Third Session: Organizing the report, Report Writing Tips, Terminology, Incorporating Evidence Analysis in the Report
The third session began with reporting on our previous assignment, writing our objectives. I received good feedback on my objective and changed the wording a bit to improve readability. Our group leaders gave us suggestions for organizing our reports, then discussed tips for writing our reports such as:
-Keep our audience in mind
-Be consistent and logical in thought
-Have someone else read it for understandability
-Be consistent with first or second person
We discussed using genealogical terminology: original and derivative sources, primary and secondary information, direct and indirect evidence. We learned how to incorporate evidence analysis into our report that would lead our reader to the same conclusion that we’ve come to. Our assignment: start writing our first generation of the report.
This was the most challenging assignment for me. I had never written a formal genealogy report incorporating evidence and using footnotes with citations. I had written numerous research papers in college, but that was thirty years ago! I had written informal notes in my genealogical program, but nothing quite like this. I studied Mastering Genealogical Proof by Thomas Jones to get an idea of how to proceed and watched Warren Bitner’s webinar on Proof Arguments. I learned by doing! I wrote and rewrote, then had several people read it. They gave invaluable feedback, each very different depending on their perspectives.
Fourth Session: Writing Conclusions and Suggestions for Future Research
At the beginning of the fourth session, we had lots of questions about our reports. Actually writing a report is very different than learning about writing a report. I appreciated being able to discuss specifics that had come to my mind as I had worked on my first generation. I wasn’t sure how formal the report needed to be. Were we supposed to use the terminology such as “direct evidence” throughout the report? The AG’s counseled us to remember that our audience was a potential client and our report needed to be understandable. We had to understand the principles of evidence analysis, but needed to write for a client.
Our group leaders presented ideas about how to write our conclusions that should come at the end of each generation, summarizing the findings. They also explained the importance of writing specific future research suggestions. Our assignment: write a conclusion and future research suggestions for our first generation. Review the work of other study group members.
After writing and rewriting the body of my first generation, writing the conclusion and research suggestions was easy. Reviewing the reports of other group members gave me ideas of ways I could add to my report, like charts and tables. My fellow group members also read my report and their comments helped me make plenty of improvements.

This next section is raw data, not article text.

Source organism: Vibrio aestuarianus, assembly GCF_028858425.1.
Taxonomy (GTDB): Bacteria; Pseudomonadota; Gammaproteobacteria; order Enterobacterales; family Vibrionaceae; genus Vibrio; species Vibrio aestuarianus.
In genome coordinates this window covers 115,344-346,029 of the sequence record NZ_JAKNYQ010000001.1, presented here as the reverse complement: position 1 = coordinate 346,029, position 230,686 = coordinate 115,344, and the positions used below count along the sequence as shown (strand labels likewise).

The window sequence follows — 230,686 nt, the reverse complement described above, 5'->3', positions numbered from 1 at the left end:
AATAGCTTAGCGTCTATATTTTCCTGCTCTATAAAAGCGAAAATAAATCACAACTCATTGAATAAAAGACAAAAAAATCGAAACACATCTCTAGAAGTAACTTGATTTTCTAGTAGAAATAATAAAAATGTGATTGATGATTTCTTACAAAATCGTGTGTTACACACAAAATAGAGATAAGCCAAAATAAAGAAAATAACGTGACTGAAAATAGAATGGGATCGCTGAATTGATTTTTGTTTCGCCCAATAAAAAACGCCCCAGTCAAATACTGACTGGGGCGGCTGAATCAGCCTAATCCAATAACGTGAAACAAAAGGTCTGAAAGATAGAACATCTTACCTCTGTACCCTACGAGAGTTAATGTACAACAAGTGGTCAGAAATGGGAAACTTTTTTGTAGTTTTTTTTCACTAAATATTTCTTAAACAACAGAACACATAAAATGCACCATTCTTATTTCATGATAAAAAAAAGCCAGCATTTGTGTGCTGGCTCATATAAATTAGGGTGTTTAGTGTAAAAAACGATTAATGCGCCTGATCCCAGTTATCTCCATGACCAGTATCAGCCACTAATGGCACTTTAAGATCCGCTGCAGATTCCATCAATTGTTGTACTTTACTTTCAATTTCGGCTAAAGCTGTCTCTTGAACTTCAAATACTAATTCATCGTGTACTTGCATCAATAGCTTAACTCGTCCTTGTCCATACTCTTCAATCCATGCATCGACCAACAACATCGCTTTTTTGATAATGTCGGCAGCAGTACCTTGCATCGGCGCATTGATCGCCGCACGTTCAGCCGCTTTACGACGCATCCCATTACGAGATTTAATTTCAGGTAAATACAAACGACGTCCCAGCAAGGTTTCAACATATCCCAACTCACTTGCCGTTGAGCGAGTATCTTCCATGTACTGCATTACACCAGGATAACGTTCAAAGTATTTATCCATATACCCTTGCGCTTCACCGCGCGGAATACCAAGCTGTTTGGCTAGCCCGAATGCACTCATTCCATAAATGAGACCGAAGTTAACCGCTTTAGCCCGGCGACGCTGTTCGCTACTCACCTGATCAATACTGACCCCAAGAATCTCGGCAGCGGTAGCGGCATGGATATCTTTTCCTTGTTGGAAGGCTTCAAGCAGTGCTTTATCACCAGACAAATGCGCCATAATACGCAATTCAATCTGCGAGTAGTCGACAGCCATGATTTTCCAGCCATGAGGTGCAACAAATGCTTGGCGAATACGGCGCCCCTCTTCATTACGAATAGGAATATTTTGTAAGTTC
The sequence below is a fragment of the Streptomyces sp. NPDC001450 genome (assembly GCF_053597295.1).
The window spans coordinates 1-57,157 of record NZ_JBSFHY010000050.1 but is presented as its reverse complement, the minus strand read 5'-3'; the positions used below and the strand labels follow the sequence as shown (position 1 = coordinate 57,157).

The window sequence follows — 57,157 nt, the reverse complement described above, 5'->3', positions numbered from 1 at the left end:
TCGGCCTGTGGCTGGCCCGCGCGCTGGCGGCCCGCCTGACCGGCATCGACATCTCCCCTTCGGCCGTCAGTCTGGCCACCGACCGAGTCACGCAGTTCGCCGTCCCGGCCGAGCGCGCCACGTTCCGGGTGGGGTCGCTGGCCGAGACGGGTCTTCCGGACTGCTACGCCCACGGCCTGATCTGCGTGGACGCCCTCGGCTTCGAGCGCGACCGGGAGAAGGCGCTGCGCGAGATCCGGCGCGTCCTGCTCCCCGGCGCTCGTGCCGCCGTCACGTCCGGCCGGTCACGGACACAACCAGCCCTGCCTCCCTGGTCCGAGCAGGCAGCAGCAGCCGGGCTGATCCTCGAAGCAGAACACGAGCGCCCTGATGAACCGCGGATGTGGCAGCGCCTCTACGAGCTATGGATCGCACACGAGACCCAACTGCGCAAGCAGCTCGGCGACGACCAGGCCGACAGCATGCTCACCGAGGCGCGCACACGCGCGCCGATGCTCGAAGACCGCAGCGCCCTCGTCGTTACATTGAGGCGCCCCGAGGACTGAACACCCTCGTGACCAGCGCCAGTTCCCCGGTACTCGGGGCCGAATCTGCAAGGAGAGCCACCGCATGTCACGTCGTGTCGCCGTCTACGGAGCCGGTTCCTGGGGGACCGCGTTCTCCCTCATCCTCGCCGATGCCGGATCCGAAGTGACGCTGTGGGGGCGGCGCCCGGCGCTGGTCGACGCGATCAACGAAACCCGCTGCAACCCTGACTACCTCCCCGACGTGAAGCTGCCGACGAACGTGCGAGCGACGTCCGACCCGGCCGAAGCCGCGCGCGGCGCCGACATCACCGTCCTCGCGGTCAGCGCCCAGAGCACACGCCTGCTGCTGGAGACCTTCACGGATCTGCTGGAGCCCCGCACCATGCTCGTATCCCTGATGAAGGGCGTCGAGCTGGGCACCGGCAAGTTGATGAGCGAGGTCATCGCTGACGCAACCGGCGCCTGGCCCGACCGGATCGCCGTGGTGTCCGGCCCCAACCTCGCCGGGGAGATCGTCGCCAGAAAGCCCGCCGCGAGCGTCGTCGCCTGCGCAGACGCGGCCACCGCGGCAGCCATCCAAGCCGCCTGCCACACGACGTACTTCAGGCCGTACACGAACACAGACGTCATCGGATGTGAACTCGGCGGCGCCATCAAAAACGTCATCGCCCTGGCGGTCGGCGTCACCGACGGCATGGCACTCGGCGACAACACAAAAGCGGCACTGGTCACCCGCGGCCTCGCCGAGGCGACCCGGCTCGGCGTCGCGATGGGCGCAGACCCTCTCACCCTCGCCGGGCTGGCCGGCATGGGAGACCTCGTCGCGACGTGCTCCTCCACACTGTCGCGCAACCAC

Fifth Session: Source Citations and the Four-generation Self-evaluation form
By the fifth session, we were all starting to feel more comfortable with our reports and the whole accreditation process. This session focused on source citations. ICAPGen is not particular about the style of source citations, but does want them to be consistent.
For more in depth study, we were directed to Amy Harris’ article, “Documentation and Source Citation” in the ICAPGen publication Becoming an Excellent Genealogist:Essays on Professional Research Skills. I purchased this book at the BYU Conference on Family History & Genealogy last year and read it cover to cover. If you’re considering accreditation or just want to improve your skills, this book is a great investment. I’ve returned to it over and over.
Here is the eBook/Kindle version: Becoming an Excellent Genealogist. (This is an affiliate link. If you click the link and make a purchase, we receive a small commission but it doesn’t change the price of the item. Thanks!)
Our assignment: submit the first generation of our report, with all of the documents referred to in the report and use the self evaluation form to see how well we were following the guidelines.
Sixth Session: Pedigree Charts, Family Group Sheets, and Research Calendars
Our final session for this study group focused on the rest of the requirements for the four-generation project. The pedigree chart we submit needs to show only the four generations dealt with in the report. All births, marriages, and death should be included, even if they are approximated. We need to submit a family group sheet for each of the four generations showing births, marriages, and deaths for the parents and children in that family. Each bit of information should have a quality source and citation attached.
Our group leaders showed us examples of several styles of research calendars. Ours can be in any format of our choice, whatever works best for us. The research calendar we submit should show negative searches, demonstrating thorough research.
One final thought at the conclusion of this session was that we need to show our technology skills in preparing the four-generation project. Throughout the six sessions, we had ample opportunity to ask questions about using technology for writing our report, creating our pedigree charts and family group sheets, adding a citation to an image, and keeping a research calendar. For me, the ability to ask questions made the study group sessions invaluable. Our group leaders showed us examples and gave many suggestions of how to use technology.
What’s next? I have my first generation of my report written, pretty much to my satisfaction. I have a little editing to do on the citations, but I am now confident I can go forward with the next three generations. So it’s on to the next study group which will prepare me for the Level 2 & 3 testing. How am I feeling in the midst of all of this? Honestly, a little overwhelmed at all that lies ahead, but feeling good about the progress I’ve made and ecstatic at all that I’ve learned. My research, analysis, and technology skills have jumped up considerably. I would recommend this experience to anyone interested in becoming an excellent genealogist!
Interested in accrediting? Here are three tips:
Start today to keep track of your research hours in the region of your choice.
Build your genealogy education: take classes, read books, watch webinars.
Choose a family for your four-generation project and start researching. Keep a great research calendar as you go!